Get a BAM B26 from Mike Melick at Flying Dragon Airguns. Mike buys the Chinese guns by the case, goes through them, and discards the crappy ones. He will clean and lap the bore, polish the trigger sear, and lubricate the air rifle and ship it to you, ready to shoot for a base price of $140. There is no better bargain in a basic air rifle. The B-26 is a Chinese clone of the Beeman R9 and has an excellent trigger. A MM B-26 in .22 will shoot 14.3 gr pellets at about 625-650, and .177 8.3 grain pellets at about 825-850 FPS. Either will be entirely sufficient for small game like birds, squirrels or even rabbits. I ordered another fully tuned MM-B26 last week (I have three). With tune, trigger work, a new Maccari spring and seal, the front sight removed and a custom muzzle brake installed, the rifle was $240, shipped to my door. Add a BSA 2-7X 32 mm AO or 3-9X44mm AO scope and mounts, and for just over $300, you will have a tuned ChiClone that will hang with any Di 34 Panther or Beeman R9 Goldfinger. I know -- I have both of these, custom tuned. These are excellent knock around hunters. The will be quieter than a Whisper. They shoot smoothly. They have a solid hardwood stock instead of a hollow plastic synthetic stock (which with the springers, adds to the noise significantly), and they are heavy enough (around 7 pounds scoped, as I recall) to absorb some of the recoil and not destroy scopes in short order (another drawback of the Whisper and light, synthetic stock springers.

See:

http://airgunartisan...m/flyingdragon/
http://www.amazon.co...TF8&me=&seller=
http://www.natchezss... Target Turrets
http://www.straights.../sssampler.html

By the way, pay absolutely no attention to any manufacturer's advertised muzzle velocity. StraightShooters does a good job of actually testing the air rifles and posting their true velocities.

Edited by TCups, 25 July 2009 - 08:16 PM.


#8 Carl

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Posted 26 July 2009 - 08:40 AM

Thanks TCups...
Since I know absolutely nothing about air rifles, that was great information. My son-in-law and I have wondered about an air rifle for my grandson, and that info is very useful. Do not want to spend several hundred bucks and it seemed like the ones we looked at on shelves were either junk or too high priced. Didn't know if there was such a thing as a low cost decent model. One question though... how about peep sights for one? Most we see on shelves have scopes, and/or big ugly open sights mounted waaaaay out on the barrel. Would like the option of peeps and scope. Had him shooting my Remington 510-P (s/s .22 with peep sight) and he did well with that. It's my belief that peep sights are the best way to go in teaching a kid to shoot. I know peep sights on a springer that is cocked with the barrel might be a problem because of the barrel movement, but hope there is something that works.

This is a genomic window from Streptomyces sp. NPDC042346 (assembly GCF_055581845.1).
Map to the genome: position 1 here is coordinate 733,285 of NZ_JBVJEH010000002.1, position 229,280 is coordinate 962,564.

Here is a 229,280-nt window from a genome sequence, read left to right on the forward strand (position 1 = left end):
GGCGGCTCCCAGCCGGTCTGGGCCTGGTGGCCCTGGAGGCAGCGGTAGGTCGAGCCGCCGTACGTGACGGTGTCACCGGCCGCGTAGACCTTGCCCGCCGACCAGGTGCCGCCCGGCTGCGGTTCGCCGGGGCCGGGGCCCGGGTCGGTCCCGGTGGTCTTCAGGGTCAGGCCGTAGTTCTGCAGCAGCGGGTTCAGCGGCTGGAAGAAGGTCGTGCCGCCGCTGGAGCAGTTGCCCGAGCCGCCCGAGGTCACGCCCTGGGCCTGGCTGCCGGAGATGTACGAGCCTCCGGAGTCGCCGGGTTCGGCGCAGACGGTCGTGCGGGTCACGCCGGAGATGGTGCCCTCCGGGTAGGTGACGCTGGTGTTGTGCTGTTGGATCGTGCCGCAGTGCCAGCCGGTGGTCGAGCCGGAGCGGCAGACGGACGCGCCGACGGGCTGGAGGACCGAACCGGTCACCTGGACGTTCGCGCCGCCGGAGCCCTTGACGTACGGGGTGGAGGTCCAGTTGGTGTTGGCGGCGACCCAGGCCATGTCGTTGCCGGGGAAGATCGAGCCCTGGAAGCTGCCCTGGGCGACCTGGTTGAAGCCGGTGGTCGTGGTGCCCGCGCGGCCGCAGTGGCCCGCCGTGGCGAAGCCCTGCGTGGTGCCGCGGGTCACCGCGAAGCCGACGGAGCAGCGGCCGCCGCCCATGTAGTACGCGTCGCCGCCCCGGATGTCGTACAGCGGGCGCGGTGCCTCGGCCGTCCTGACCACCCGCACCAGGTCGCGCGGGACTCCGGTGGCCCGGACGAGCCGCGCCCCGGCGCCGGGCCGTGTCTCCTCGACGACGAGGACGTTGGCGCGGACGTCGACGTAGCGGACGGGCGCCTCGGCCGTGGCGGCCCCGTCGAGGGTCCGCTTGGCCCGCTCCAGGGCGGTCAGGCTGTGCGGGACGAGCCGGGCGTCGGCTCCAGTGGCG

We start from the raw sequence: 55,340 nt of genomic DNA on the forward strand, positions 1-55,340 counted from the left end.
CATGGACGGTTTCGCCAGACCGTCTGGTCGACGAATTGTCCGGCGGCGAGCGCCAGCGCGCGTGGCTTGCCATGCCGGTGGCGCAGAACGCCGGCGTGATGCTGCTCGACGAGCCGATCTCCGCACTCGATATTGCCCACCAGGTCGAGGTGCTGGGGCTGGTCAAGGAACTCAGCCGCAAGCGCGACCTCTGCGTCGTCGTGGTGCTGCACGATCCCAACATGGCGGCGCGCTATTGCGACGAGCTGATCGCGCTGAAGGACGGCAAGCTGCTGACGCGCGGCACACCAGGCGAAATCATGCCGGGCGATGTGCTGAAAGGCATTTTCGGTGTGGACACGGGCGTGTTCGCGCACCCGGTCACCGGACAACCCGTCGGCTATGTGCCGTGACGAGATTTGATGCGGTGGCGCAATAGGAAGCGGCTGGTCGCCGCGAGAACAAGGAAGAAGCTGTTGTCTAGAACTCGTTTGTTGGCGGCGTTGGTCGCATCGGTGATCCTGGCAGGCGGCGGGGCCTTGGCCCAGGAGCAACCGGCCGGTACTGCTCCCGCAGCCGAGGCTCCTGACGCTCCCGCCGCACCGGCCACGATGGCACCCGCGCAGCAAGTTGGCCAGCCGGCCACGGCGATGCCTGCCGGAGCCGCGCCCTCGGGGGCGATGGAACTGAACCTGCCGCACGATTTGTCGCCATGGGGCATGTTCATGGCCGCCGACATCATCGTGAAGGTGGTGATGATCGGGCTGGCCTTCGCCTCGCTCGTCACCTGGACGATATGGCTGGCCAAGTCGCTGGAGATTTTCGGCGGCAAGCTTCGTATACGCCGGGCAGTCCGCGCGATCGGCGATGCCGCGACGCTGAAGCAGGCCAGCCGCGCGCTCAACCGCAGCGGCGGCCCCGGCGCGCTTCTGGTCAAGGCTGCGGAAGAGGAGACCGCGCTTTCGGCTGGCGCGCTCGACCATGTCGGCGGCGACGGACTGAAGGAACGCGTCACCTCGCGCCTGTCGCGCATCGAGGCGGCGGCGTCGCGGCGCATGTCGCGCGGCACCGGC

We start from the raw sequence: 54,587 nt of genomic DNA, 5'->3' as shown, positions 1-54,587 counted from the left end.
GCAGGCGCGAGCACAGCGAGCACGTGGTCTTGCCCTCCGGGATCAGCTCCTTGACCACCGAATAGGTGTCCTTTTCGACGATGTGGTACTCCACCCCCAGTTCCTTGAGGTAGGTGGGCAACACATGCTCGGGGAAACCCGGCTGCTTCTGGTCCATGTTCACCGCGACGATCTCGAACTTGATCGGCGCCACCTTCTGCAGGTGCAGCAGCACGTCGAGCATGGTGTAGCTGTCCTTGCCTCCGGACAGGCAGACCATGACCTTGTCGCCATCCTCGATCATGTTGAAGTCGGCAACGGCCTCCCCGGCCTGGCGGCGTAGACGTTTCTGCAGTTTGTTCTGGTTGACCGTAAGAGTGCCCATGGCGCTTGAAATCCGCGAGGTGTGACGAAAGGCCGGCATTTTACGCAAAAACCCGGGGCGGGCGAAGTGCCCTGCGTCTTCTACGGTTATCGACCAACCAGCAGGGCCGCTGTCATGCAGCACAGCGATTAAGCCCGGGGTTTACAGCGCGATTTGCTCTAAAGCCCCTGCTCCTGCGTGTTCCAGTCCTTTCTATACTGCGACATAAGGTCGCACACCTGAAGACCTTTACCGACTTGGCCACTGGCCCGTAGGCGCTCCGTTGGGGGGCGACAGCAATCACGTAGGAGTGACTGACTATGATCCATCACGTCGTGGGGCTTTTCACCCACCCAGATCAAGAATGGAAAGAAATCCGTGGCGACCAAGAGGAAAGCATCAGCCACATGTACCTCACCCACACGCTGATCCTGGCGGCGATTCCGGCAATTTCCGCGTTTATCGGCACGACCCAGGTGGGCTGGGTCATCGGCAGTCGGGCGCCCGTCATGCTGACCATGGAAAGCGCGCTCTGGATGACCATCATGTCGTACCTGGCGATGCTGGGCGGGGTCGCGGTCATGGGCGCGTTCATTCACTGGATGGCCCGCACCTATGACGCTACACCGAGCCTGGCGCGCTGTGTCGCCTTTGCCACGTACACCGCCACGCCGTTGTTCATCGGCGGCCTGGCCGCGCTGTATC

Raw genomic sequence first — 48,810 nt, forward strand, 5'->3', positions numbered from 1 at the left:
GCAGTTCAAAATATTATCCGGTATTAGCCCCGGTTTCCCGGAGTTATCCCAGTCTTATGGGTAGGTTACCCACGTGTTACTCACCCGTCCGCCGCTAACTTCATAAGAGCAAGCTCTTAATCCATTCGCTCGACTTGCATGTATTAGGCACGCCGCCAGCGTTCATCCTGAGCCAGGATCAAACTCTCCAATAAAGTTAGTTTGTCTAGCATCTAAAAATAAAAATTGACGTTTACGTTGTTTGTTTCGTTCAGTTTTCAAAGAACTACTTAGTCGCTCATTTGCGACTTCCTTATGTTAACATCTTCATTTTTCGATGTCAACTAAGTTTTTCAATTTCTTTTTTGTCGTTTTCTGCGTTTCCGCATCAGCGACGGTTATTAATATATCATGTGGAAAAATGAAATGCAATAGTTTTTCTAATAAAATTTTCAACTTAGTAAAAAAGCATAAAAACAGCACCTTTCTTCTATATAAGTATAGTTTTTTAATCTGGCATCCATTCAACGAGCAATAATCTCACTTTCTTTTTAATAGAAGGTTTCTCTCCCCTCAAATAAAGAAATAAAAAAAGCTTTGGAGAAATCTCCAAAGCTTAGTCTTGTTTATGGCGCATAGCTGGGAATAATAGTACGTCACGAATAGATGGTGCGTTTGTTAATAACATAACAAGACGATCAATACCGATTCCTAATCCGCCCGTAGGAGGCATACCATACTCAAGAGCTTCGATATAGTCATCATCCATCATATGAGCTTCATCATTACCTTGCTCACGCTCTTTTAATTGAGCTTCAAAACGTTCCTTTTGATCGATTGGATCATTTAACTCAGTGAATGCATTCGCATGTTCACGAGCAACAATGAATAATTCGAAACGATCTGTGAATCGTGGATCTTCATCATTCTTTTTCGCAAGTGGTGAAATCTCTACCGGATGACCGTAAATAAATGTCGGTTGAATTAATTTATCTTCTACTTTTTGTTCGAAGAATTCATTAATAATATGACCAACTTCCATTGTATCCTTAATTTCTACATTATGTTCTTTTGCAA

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#9 TCups

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Posted 06 August 2009 - 07:00 PM

Thanks TCups...
Since I know absolutely nothing about air rifles, that was great information. My son-in-law and I have wondered about an air rifle for my grandson, and that info is very useful. Do not want to spend several hundred bucks and it seemed like the ones we looked at on shelves were either junk or too high priced. Didn't know if there was such a thing as a low cost decent model. One question though... how about peep sights for one? Most we see on shelves have scopes, and/or big ugly open sights mounted waaaaay out on the barrel. Would like the option of peeps and scope. Had him shooting my Remington 510-P (s/s .22 with peep sight) and he did well with that. It's my belief that peep sights are the best way to go in teaching a kid to shoot. I know peep sights on a springer that is cocked with the barrel might be a problem because of the barrel movement, but hope there is something that works.



You are correct about putting a rear peep sight on a brake barrel. Doesn't work well. For a peep-sighted air rifle, particularly for a youth trainer, I would look at a Daisy 853 Avanti. These come with a short LOP and stock spacers (bottom air rifle). They are single pump pneumatic air rifles with Lothar Walther barrels that are VERY accurate shooters. The stock trigger pull is a bit stiff, but that is by design.

Another choice would be an AR2078a -- Chinese CO2 rifle (single rifle pictured). The stock version comes with a RH target style stock that is way too short on the LOP for most adults. I bought one from Mike Melick, changed out the stock for and (ambi) QB78 stock (Mike sold me an extra QB78 stock for about $25 as I recall), and had it tuned down to shoot around 650 FPS. It takes two 12-gram CO2 carts and will shoot around 80 shots with consistent velocity before dropping off, at temps above 72 degrees (third pic is re-stocked AR2078a vs Daisy Avanti).

Here are the Daisy 853 Avanti and the QB-stocked AR2078a

And then, there is my Walther LGR-U single pump pneumatic with Gehman diopters . . . (top, first pic)

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Edited by TCups, 06 August 2009 - 07:09 PM.